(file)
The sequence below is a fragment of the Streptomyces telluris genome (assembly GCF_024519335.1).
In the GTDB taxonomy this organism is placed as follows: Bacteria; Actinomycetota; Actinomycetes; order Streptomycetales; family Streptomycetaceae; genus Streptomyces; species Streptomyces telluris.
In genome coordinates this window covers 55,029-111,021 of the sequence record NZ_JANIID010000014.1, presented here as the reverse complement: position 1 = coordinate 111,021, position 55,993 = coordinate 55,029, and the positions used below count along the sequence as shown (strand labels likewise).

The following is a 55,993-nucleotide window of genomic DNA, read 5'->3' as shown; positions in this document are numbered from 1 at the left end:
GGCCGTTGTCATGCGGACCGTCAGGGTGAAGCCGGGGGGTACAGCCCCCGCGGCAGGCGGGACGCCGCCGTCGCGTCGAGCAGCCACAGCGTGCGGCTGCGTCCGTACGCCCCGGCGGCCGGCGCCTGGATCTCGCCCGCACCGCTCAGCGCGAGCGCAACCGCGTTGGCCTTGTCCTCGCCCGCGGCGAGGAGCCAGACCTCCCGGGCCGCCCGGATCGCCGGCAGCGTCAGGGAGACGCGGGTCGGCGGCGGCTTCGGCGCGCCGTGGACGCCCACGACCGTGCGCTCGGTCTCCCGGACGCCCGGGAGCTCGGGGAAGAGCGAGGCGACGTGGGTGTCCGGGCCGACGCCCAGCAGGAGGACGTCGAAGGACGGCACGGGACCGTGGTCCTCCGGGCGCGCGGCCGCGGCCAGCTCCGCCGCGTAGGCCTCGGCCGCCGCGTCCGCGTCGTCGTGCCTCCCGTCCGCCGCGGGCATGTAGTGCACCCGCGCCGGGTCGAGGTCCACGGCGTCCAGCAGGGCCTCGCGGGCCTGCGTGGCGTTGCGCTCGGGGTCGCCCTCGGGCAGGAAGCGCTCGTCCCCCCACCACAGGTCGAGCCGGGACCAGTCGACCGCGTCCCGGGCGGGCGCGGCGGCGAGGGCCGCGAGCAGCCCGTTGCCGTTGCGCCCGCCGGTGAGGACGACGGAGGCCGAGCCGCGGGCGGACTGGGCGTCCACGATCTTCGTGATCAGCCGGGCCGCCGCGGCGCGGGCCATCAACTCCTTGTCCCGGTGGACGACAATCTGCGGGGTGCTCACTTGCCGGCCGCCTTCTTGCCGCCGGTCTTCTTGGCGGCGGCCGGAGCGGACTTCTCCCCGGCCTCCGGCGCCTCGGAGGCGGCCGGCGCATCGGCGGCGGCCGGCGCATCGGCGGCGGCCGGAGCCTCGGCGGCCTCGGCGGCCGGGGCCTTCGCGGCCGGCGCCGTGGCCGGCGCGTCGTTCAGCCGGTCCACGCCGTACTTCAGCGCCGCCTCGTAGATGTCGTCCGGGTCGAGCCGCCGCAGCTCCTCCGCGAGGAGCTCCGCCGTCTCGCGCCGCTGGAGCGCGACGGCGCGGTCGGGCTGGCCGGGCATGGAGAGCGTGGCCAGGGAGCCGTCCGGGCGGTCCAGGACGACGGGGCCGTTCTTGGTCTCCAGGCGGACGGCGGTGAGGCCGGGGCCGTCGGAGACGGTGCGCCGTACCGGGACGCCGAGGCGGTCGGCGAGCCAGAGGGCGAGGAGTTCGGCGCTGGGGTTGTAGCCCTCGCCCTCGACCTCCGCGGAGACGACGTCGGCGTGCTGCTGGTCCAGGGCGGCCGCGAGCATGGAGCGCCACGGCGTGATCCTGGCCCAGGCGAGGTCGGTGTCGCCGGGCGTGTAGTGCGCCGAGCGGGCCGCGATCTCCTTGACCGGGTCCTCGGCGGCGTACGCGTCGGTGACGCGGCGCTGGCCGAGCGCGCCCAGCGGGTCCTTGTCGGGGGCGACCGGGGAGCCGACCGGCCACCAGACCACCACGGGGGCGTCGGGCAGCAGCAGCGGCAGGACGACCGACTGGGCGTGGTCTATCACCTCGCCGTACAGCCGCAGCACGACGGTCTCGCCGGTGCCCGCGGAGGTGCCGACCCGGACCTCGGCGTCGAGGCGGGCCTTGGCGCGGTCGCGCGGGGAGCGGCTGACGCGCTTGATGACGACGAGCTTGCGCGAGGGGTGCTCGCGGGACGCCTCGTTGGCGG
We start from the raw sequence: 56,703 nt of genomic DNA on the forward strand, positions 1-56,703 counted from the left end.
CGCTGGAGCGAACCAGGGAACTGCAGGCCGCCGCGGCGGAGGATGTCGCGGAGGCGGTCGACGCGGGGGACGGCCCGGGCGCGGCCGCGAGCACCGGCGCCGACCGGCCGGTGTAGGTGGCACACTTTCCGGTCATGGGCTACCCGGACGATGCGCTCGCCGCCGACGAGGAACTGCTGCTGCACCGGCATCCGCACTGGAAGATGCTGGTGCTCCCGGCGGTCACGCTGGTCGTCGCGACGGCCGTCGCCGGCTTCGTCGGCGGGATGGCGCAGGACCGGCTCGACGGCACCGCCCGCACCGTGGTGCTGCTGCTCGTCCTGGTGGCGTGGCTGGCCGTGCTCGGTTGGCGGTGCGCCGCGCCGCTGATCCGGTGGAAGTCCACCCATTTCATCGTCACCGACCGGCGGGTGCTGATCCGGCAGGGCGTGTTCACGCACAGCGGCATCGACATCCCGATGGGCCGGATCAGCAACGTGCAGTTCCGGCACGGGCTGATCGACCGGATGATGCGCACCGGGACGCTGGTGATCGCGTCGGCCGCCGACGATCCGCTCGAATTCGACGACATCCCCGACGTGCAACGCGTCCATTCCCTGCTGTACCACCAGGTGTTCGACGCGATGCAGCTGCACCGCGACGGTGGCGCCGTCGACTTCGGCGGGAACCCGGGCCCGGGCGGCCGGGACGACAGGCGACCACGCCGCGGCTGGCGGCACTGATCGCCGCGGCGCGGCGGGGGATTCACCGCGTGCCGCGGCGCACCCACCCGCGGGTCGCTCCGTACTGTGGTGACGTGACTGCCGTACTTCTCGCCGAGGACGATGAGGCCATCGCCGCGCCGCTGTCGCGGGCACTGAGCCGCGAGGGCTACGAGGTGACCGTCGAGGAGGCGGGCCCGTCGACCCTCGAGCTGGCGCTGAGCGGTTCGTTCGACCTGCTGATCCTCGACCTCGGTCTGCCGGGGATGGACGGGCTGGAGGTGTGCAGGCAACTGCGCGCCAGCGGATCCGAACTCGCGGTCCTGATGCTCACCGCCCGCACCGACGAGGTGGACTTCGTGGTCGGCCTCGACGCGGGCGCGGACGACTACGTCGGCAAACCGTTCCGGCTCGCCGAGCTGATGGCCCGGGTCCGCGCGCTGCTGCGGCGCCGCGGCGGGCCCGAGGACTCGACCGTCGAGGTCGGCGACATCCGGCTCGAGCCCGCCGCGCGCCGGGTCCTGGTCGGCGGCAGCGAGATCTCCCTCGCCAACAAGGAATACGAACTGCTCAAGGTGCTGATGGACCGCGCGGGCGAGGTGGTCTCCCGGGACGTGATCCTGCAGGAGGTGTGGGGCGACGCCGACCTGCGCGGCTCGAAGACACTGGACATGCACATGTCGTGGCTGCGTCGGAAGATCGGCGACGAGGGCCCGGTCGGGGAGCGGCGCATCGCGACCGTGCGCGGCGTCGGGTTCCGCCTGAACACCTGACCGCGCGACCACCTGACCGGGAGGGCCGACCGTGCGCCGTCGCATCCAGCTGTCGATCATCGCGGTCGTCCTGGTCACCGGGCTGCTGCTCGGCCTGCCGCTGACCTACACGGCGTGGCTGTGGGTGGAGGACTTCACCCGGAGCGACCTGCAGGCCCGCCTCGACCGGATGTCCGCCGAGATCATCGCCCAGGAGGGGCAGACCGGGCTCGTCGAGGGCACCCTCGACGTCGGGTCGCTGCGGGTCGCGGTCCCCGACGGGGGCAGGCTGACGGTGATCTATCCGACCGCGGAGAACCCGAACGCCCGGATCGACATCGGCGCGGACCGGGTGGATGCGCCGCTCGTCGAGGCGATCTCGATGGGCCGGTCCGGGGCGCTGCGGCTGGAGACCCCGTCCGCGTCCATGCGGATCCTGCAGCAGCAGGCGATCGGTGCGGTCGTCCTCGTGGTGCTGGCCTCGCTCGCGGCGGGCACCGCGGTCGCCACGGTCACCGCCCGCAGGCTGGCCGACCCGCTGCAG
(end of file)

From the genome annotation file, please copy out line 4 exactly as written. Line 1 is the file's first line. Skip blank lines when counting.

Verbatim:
The following is a 55,993-nucleotide window of genomic DNA, read 5'->3' as shown; positions in this document are numbered from 1 at the left end: